Earlier today, I took a general look at the odds of the Detroit Lions losing 22-straight road games to the Green Bay Packers. It was interesting but left me a little unsatisfied as it didn’t say anything about what the actual odds of the streak are.
What I wanted was a better look at the streak based on the win probability of each individual game rather than lumping all the games together as a coin flip or a road game between equal teams or a road game with a representative disparity between the home and road teams.
Fortunately, pro-football-reference was a great help in compiling a list of the closing point spreads for the games going back to the first loss in the streak in 1992. Needing a way to approximate win probability with point spred, I found teamrankings.com. They have kept track of winning percentages based on closing point spreads for games going back to 2003. Since the data has some unexpected inconsistencies (like 11 point favorites winning more frequently than 13 point favorites), I used the data to produce a trendline rather than relying on the winning percentages on their own.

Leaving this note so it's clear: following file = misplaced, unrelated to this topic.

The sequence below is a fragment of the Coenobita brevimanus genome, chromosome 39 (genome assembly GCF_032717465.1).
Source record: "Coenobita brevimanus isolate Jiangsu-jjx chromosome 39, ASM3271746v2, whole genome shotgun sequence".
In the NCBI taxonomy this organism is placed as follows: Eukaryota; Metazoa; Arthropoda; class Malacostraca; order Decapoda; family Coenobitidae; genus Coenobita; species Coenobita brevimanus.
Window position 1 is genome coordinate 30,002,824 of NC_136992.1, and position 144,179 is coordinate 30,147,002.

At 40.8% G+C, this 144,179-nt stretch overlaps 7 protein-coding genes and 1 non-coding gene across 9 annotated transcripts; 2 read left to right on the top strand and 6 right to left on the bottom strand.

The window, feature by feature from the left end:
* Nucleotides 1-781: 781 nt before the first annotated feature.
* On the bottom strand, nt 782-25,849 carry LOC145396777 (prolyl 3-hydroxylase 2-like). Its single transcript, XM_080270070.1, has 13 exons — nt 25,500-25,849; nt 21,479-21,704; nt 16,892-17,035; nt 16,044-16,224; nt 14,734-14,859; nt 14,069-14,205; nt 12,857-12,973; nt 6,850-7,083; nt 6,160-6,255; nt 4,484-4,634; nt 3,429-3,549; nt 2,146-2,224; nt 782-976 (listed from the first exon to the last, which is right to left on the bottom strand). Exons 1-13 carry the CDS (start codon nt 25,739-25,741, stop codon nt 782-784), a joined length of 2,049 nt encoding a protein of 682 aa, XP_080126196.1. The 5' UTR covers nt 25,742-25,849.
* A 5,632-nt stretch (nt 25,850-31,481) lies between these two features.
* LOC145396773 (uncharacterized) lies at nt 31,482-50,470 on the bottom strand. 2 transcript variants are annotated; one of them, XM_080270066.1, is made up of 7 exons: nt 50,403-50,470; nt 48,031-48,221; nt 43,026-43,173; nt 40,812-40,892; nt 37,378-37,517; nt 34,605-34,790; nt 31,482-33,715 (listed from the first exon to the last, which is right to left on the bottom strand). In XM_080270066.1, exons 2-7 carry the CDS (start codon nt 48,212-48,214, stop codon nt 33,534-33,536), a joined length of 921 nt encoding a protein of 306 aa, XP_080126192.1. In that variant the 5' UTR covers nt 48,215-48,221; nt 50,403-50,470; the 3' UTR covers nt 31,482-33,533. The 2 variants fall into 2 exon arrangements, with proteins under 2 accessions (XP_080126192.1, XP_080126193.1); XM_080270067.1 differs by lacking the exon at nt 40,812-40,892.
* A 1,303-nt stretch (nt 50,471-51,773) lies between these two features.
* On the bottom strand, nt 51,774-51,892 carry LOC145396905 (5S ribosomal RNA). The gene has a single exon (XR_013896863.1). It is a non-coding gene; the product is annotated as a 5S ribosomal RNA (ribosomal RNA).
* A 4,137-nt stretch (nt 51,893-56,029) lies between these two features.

The line yielded an equation of y = -0.0294x + 0.5, where y is the win probability and x is the point spread. With an r^2 value of 0.95, the line is a 95% fit to the data – good enough for a football blogger.
Putting it all together in table form (point spreads and win probabilities in respect to the Packers):
Now we are left with a simple probability calculation. Because each game is an independent event, all we have to do is multiply all the individual win probabilities together to determine the overall probability of the Packers winning each of the 22 games in the streak.
The result? Just a shade over 0.02%, that’s a 1 in 4,988.5 chance. In other words, to expect to see this result, the 22 game series would need to be played almost 5,000 times. Yet here we are.
According to a quick google search, the odds of this streak are on par with the odds of an amateur golfer hitting a hole in one or the odds of dying from electrocution.